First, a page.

It's a sad state, because the guy has good intentions. He wants a healthier Pinoy comic industry. That's the same thing a lot of us want, especially the likes of Elbert Or, Dean Alfar, Gerry Alanguilan, and Budjette Tan. He wants a different approach to comics, one that isn't a rip off of America or Japan. The people I previously mentioned want that too. But the one thing they don't do is talk down on other people, making claims such as he's making. Anonymous blogger has blatant disrespect for a lot of the indie creators (which he's ignorant of) and simply blames comic creatores and the nation for the lack of a komik industry. Unlike him, the comic creators do put out comics, to make a change. And while the scene right now is nowhere as big as it was decades ago, I can be proud to say that we have people like Gerry Alanguilan and Arnold Arre and Dean Alfar. At the very least, they don't pretend to act knowledgeable and hide under a pseudonym; they publish, they create, and lay their name down on the line.

And you know what, I'm not an expert in comics (be it local or foreign). I don't profess to be one, especially in the local scene (if anything, I'd specialize more in manga). I just hang out and listen with people who are involved in the industry (it's nice to know that I learned something from them). Perhaps that's why I'm writing all of this (it's not like anonymous blogger is insulting fiction or SF or fantasy or whatever after all). Yet his lack of research is glaring. He insults PsiCom, blaming them for publishing only two locally-made comics? Apparently, he wasn't aware that they released Nikki Alfar's TXTMen back in 2003, and Cherry Blossom High a year or two ago, among other projects. And even in their foreign titles such as reprints of Justice League or Batman/Superman, one merely needs to browse through the pages that the comic doesn't contan just comics. There are articles about comics written there, and some of these writers are involved in the comic industry, such as Vin Simbulan and David Hontiveros. So even if a foreign title is selling, there's still cashflow among people in the local comic industry. And of course, there's the all-out disdain for comics not in print, such as web comics and the like.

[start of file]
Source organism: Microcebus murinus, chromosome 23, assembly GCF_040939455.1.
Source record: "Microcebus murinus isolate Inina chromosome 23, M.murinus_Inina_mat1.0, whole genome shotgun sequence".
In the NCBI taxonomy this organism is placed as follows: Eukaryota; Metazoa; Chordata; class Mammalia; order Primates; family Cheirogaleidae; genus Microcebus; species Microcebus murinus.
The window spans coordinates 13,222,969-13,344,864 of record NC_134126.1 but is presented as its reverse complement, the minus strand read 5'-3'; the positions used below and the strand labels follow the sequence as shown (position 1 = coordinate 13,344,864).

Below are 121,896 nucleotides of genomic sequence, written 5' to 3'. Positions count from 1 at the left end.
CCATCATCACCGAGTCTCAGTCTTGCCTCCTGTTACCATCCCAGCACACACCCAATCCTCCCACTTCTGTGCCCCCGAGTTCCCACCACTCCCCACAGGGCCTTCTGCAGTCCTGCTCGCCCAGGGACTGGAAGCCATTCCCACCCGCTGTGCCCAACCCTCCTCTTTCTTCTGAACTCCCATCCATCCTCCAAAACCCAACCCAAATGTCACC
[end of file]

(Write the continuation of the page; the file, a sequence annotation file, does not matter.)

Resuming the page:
For a guy who claims we should be more business-minded about comics and how we should do something to revive the industry, he's simply blathering. Again, check out Gerry's long entry on our local comic entrepreneurs. And as I said before, not everything is measured in profit. Some comic creators work with different formulas in mind, and that's not necessarily the wrong way of doing things.

And that, my friend, is my reply to your reply to charles. I've commented on your blog but they haven't been approved yet. And while your mission and vision is admirable, please, don't reduce people to statistics, don't make everything an academic exercise.

Read more!
[Blog Entry] The Dona Paz Tragedy

The Dona Paz Tragedy

I just got a text message from my boss mentioning one of the news items on today's paper (my boss has always been keener and a better reader/writer than me). It's on the front page, but it's innocuous enough: "Caltex cleard in Paz sinking."